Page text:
Another post in which I try to get a firmer grasp on Universal Basic Income

Yet another post about an article about Universal Basic Income, this one from Charles Murray writing in the Wall Street Journal. (I’m in learning mode about UBI, what can I say.)

A couple of key points from this one:

The UBI has brought together odd bedfellows. Its advocates on the left see it as a move toward social justice; its libertarian supporters (like Friedman) see it as the least damaging way for the government to transfer wealth from some citizens to others. Either way, the UBI is an idea whose time has finally come, but it has to be done right.

“It has to be done right” is the key here. UBI sounds great in principle, but so did Public Key Infrastructure for digital signatures (&c) and so does the blockchain. The devil is, as they say, in the details, and Murray offers an approach that makes sense. At least on the surface. (Damn it Jim, I’m an engineer not an economist!)

The question isn’t whether a UBI will discourage work, but whether it will make the existing problem significantly worse. I don’t think it would. Under the current system, taking a job makes you ineligible for many welfare benefits or makes them subject to extremely high marginal tax rates. Under my version of the UBI, taking a job is pure profit with no downside until you reach $30,000—at which point you’re bringing home way too much ($40,000 net) to be deterred from work by the imposition of a surtax.

And, besides, so what if it discourages work? Work is not our purpose in life. If someone can get by on just a little bit, more power to them. Or maybe someone’s purpose in life is something that doesn’t count as work, but is still of value. To them or to others.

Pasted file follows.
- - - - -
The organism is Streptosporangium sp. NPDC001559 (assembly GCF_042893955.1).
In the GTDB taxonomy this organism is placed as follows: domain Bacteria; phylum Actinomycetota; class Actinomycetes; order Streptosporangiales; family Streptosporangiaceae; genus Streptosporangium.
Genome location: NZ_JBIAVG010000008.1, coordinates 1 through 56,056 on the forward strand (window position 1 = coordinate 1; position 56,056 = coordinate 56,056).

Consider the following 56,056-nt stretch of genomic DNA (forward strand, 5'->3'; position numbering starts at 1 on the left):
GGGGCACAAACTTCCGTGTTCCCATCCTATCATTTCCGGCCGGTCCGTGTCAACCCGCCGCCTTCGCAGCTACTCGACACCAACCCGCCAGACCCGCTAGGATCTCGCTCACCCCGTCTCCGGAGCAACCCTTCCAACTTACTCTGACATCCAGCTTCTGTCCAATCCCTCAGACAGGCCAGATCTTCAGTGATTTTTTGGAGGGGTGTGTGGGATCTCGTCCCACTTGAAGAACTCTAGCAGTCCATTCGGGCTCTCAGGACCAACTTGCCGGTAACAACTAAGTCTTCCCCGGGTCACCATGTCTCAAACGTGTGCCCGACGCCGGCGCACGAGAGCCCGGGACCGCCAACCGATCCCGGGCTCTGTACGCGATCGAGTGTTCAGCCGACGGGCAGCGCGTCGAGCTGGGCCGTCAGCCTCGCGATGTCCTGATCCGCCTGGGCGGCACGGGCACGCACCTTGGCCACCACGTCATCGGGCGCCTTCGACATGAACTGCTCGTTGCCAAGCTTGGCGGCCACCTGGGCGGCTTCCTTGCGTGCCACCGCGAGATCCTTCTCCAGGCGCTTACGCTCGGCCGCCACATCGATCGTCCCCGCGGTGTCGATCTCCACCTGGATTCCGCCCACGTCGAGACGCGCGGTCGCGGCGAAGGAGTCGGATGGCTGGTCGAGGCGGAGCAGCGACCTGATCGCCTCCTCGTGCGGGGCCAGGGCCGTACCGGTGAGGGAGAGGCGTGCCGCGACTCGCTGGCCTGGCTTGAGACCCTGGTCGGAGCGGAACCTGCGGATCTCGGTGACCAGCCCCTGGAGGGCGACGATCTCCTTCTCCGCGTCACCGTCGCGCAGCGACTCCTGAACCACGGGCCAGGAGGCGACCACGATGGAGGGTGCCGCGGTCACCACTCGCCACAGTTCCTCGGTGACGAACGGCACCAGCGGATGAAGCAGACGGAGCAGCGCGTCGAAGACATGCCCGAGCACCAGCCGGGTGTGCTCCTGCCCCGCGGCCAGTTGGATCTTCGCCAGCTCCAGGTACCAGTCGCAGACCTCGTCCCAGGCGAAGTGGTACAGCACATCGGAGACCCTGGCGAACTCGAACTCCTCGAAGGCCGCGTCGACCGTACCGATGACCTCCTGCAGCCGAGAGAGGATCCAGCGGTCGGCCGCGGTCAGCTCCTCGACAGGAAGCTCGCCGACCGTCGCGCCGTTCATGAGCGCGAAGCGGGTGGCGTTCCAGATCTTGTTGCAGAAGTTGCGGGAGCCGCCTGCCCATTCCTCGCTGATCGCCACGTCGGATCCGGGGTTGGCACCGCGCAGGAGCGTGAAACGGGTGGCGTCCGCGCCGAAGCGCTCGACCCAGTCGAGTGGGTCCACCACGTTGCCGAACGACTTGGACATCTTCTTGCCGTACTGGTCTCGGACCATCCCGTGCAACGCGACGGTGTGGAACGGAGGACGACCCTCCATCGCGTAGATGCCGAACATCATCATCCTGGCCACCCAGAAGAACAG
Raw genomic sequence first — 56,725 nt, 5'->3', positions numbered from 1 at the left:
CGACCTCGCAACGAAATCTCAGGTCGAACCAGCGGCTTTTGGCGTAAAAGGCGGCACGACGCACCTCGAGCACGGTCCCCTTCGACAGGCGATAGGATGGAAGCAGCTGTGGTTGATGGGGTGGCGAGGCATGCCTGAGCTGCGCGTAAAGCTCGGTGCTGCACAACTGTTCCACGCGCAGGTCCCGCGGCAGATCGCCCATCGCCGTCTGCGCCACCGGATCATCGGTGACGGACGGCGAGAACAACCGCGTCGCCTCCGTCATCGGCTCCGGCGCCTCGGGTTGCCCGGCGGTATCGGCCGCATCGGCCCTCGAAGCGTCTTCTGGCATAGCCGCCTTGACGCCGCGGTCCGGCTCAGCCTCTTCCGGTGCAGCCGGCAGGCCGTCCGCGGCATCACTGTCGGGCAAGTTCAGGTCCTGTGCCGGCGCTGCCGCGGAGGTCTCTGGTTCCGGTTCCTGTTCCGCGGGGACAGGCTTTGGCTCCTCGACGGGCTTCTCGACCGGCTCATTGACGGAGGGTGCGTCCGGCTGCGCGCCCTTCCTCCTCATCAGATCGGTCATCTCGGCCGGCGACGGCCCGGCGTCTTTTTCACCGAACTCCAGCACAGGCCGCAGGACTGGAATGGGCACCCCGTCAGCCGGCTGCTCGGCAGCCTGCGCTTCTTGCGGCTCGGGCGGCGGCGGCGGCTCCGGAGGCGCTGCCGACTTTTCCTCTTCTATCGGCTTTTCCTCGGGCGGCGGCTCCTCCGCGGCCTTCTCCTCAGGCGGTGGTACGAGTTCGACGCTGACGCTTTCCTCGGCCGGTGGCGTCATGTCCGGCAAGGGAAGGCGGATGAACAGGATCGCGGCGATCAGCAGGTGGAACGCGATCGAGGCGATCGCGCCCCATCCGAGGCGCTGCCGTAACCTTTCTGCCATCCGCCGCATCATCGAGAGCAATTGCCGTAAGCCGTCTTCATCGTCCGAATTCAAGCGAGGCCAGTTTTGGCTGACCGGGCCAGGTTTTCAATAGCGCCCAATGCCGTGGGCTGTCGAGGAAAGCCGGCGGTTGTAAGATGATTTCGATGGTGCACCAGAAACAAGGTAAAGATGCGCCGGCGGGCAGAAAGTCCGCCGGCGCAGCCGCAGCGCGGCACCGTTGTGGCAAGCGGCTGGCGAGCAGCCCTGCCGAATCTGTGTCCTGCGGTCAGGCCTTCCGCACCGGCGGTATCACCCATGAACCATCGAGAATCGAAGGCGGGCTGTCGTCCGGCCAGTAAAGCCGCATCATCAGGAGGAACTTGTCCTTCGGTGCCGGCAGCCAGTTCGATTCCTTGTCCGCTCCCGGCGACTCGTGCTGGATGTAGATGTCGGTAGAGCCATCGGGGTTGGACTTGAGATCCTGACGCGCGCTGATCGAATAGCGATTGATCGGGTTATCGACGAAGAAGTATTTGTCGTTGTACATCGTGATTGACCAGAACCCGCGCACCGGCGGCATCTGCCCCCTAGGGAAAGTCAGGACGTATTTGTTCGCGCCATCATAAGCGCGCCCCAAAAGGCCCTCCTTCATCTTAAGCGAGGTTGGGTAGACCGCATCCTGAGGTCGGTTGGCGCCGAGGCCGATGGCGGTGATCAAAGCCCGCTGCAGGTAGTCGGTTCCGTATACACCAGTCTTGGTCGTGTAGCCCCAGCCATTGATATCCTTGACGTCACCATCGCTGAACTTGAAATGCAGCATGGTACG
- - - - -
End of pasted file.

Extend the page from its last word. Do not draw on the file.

Murray’s got that one covered, too:

Under my UBI plan, the entire bureaucratic apparatus of government social workers would disappear, but Americans would still possess their historic sympathy and social concern. And the wealth in private hands would be greater than ever before. It is no pipe dream to imagine the restoration, on an unprecedented scale, of a great American tradition of voluntary efforts to meet human needs. It is how Americans, left to themselves, have always responded.

And this changes the dynamic for people who say they need help, because everyone will know that they have the basic income. That they have the ability to help themselves if they choose.

The known presence of an income stream would transform a wide range of social and personal interactions….

Emphasizing the ways in which a UBI would encourage people to make better life choices still doesn’t do justice to its wider likely benefits. A powerful critique of the current system is that the most disadvantaged people in America have no reason to think that they can be anything else…. A UBI would present the most disadvantaged among us with an open road to the middle class if they put their minds to it. It would say to people who have never had reason to believe it before: “Your future is in your hands.” And that would be the truth.

In principle. The devil is in the details.

 

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